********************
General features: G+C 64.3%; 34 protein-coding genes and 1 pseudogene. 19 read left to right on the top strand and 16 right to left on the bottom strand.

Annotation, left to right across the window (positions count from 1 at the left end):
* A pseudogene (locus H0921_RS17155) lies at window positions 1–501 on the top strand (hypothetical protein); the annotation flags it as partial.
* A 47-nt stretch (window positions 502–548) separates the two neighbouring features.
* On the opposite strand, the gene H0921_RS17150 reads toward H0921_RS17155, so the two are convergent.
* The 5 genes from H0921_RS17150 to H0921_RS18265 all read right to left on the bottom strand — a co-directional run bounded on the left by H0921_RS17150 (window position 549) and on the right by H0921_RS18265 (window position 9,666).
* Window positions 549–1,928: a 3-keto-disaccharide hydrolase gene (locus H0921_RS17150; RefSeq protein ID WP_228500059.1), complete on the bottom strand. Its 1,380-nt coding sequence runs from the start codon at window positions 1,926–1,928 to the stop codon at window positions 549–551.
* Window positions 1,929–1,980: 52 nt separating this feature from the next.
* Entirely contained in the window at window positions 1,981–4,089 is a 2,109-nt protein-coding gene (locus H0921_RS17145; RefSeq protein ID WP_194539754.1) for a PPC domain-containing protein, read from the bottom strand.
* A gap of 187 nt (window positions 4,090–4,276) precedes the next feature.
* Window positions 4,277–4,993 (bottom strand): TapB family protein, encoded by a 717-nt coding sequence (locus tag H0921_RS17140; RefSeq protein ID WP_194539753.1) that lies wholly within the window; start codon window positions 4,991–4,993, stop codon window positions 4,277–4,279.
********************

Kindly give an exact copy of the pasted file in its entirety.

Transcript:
General features: G+C 64.3%; 34 protein-coding genes and 1 pseudogene. 19 read left to right on the top strand and 16 right to left on the bottom strand.

Annotation, left to right across the window (positions count from 1 at the left end):
* A pseudogene (locus H0921_RS17155) lies at window positions 1–501 on the top strand (hypothetical protein); the annotation flags it as partial.
* A 47-nt stretch (window positions 502–548) separates the two neighbouring features.
* On the opposite strand, the gene H0921_RS17150 reads toward H0921_RS17155, so the two are convergent.
* The 5 genes from H0921_RS17150 to H0921_RS18265 all read right to left on the bottom strand — a co-directional run bounded on the left by H0921_RS17150 (window position 549) and on the right by H0921_RS18265 (window position 9,666).
* Window positions 549–1,928: a 3-keto-disaccharide hydrolase gene (locus H0921_RS17150; RefSeq protein ID WP_228500059.1), complete on the bottom strand. Its 1,380-nt coding sequence runs from the start codon at window positions 1,926–1,928 to the stop codon at window positions 549–551.
* Window positions 1,929–1,980: 52 nt separating this feature from the next.
* Entirely contained in the window at window positions 1,981–4,089 is a 2,109-nt protein-coding gene (locus H0921_RS17145; RefSeq protein ID WP_194539754.1) for a PPC domain-containing protein, read from the bottom strand.
* A gap of 187 nt (window positions 4,090–4,276) precedes the next feature.
* Window positions 4,277–4,993 (bottom strand): TapB family protein, encoded by a 717-nt coding sequence (locus tag H0921_RS17140; RefSeq protein ID WP_194539753.1) that lies wholly within the window; start codon window positions 4,991–4,993, stop codon window positions 4,277–4,279.